Larry Yaffe’s comments about string theory reflect well mainstream opinion in the particle physics community. On matters of fact I think what he has to say is pretty accurate, but I disagree with some of his statements that reflect not facts but scientific judgements. Of his positive comments about string theory, the ones about its impact on mathematics and about AdS/CFT are right on target. For an interesting talk explaining the status of attempts to use AdS/CFT to say something about QCD, see Larry’s colleague Matt Strassler’s talk this month opening a workshop in Santa Barbara (don’t miss the heated exchange at the end of the talk about whether or not this is all just supergravity).

Larry’s comments about “compelling hints” that there is something “deep and meaningful” to string theory and that it has provided “partial insights” into conceptual problems in quantum gravity are hard to to argue with. But while these hints seem to point in the direction of the existence of an interesting 11 dimensional supersymmetric theory, they provide no evidence that it has anything to do with the standard model. Quite the opposite, the evidence of the “landscape” suggests that any attempts to relate such a theory to the real world produce a framework that is completely vacuous, and can never explain anything (or, equivalently, can explain absolutely anything you choose).

The one place where I think I really disagree with Larry is his claim that, indisputably, “string theory is the most promising framework we have for combining quantum mechanics and gravity”. This “most promising framework” locution has been around now for nearly twenty years. It was justifiable when people were just starting to try and understand the implications of superstring theory, but the failure of twenty years of effort by thousands of very talented physicists has to be taken into account. The fact is that despite all this effort, string theorists still don’t have a consistent theory of 4-dimensional quantum gravity and prospects are not promising that this situation is going to change anytime soon.

As part of this “most promising” comment, Larry has critical things to say about loop quantum gravity. I’m no expert on this myself, but, like many theorists, he seems to me to be holding string theory and loop quantum gravity to quite different standards. Lee Smolin recently wrote to me and Larry to respond to Larry’s comments, he allowed me to reproduce his e-mail here:

“Dear Peter and Larry,

Thanks for the comments, most of which I agree with. But in case either of you are interested, Larry’s comments about loop quantum gravity do not reflect the real results.

A side effect of the sociology of string theory seems to be that there is as much ignorance of the genuine results concerning loop quantum gravity and other approaches to quantum gravity as there is overhype in string theory. It is fascinating that, just there are results that are believed to be true in string theory, despite never having been shown, there are results that have been shown, in some cases rigorously, in lqg, about which many people seem not to have heard about, in spite of being published 5-10 years ago on the archive and in the standard journals.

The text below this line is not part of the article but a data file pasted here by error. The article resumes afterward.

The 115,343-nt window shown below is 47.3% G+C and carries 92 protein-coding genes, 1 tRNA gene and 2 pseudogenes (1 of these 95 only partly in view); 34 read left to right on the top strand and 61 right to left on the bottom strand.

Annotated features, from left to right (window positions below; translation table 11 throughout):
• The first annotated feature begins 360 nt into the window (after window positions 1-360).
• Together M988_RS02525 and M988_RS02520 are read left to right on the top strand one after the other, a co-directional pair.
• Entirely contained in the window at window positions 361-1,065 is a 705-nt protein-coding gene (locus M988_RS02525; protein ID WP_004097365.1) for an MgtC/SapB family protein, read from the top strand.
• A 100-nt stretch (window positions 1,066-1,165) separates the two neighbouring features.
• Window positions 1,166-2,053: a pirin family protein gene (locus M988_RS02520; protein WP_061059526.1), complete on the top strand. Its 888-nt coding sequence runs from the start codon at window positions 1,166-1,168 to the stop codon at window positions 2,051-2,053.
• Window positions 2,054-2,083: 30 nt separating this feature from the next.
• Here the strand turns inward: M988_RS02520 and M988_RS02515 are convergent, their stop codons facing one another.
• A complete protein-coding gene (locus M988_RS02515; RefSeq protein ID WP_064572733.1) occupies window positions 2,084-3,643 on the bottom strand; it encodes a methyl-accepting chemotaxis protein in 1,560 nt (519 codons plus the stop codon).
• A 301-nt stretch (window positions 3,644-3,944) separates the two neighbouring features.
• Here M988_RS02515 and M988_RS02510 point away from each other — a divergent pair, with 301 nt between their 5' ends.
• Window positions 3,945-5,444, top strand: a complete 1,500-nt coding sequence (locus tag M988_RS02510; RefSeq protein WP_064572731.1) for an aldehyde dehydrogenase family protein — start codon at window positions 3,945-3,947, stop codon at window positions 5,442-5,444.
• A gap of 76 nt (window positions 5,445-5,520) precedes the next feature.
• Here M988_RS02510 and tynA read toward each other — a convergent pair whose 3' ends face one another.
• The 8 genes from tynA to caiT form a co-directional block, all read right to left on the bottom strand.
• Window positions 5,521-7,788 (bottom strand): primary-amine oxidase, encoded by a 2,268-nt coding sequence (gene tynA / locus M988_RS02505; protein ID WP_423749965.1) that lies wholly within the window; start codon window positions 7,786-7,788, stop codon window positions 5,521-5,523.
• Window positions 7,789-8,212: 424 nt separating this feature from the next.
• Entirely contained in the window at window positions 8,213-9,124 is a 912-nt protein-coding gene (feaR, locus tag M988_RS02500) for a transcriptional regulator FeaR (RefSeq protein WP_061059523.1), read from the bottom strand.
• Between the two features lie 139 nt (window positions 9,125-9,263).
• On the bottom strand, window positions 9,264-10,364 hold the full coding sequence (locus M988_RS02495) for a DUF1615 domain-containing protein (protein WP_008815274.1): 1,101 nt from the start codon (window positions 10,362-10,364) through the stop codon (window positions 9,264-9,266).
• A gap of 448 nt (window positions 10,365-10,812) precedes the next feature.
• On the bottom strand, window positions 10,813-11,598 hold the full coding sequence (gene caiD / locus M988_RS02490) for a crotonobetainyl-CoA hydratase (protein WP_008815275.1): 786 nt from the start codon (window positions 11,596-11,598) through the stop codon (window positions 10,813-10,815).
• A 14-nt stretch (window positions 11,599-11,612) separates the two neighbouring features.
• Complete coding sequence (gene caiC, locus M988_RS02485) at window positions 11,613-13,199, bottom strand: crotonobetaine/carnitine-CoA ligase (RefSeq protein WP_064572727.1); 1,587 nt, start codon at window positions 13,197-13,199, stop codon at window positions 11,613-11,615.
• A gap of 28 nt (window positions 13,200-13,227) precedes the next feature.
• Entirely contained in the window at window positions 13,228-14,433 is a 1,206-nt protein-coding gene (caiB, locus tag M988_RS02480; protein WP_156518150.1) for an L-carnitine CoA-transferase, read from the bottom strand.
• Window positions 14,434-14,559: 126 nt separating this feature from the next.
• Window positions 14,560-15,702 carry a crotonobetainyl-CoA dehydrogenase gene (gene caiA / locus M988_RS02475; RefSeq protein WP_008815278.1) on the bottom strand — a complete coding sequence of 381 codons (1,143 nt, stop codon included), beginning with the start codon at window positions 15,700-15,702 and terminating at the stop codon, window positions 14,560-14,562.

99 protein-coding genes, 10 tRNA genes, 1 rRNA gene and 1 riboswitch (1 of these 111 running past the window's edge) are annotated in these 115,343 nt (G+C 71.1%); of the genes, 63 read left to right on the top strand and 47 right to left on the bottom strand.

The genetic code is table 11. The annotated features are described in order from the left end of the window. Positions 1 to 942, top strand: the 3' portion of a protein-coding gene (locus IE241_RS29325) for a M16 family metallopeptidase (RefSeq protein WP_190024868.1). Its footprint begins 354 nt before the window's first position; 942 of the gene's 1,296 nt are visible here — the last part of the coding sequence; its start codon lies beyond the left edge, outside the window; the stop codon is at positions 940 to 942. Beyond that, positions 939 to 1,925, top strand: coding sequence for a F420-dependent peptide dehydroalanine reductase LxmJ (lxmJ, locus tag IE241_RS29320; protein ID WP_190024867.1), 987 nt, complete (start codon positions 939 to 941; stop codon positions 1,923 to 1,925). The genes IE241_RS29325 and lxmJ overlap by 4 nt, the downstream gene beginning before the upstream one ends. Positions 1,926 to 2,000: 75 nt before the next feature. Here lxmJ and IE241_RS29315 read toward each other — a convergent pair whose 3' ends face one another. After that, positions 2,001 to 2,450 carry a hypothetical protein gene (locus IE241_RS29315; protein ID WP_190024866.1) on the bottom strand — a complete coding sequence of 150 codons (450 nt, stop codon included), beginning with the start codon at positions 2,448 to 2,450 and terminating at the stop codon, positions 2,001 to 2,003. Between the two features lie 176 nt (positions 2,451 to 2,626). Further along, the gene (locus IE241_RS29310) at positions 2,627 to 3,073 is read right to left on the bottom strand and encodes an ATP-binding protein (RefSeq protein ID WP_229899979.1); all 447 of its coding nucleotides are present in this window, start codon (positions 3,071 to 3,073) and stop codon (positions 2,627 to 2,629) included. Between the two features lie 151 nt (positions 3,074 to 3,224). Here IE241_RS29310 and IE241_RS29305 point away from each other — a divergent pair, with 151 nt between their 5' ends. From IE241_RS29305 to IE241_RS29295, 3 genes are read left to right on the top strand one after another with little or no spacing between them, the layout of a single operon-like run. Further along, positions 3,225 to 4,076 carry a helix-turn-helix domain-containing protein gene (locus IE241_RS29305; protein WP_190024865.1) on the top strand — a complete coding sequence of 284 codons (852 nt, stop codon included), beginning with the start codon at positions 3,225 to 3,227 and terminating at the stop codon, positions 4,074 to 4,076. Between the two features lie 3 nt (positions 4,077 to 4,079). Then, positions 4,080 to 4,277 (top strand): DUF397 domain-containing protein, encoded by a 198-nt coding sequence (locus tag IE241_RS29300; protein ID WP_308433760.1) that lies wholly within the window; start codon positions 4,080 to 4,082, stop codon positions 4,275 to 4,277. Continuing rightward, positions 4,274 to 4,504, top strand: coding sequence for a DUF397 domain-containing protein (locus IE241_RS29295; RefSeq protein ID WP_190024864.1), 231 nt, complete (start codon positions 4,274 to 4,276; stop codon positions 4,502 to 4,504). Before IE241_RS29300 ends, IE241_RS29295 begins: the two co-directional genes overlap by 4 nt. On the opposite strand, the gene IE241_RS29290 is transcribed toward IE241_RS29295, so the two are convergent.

To combat this I wrote a recent review hep-th/0408048 which I would gently suggest reading before making public pronouncements about the status of the field. There are also good reviews on the rigorous side by Ashtekar and Lewandowski and by Thiemann, as well as two textbooks in press from CUP, one from Rovelli and one more rigorous from Thiemann.

Larry says of LQG that it “has not been shown to have anything to do with gravity. Does it have a large-volume limit? Does it have long distance dynamics…”

Can I mention some of the results that show that lqg quite definitely is a quantum theory of gravity, with details and referenceds in the paper? Larry, if you think any of these results are wrong, please tell us on what step of what calculation or proof someone made an error. Otherwise, we invite you to study the results and the methods by which they were gotten. You might surprise yourself by coming to agree with us, after all this is just quantum gauge theory, but in a diffeomorphism invariant setting rather than on a background manifold.

A key result is the LOST uniqueness theorem which shows that for d >=2 the hilbert space LQG is based on is the UNIQUE quantization of a gauge field that carries a unitary rep of the diffeo group, in which both the wilson loop and non-abelian electric flux operator are well defined operators. (see the paper and references for the precise statement).

Given that GR and supergravity are well understood to have configuration spaces defined as configurations of gauge fields mod diffeos, to which the theorem applies, this implies that the hilbert space used is uniquely suited to the quantization of those theories.

It is further shown that the hamiltonian contraint of GR for d=3+1 is rigorously defined on the hilbert space of diffeo constraints, allowing exact solutions to all the quantum constraints to be constructed.

As far as the path integral is concerned, using the method of spin foam models, based on the observation that GR and supergravity in all dimensions are constrained topological field theory, leads to rigorously defined path integral measures corresponding to the quantization of these theories. There are in addition rigorous UV finiteness results. There are also results that establish correspondences with Regge calculus in various limits.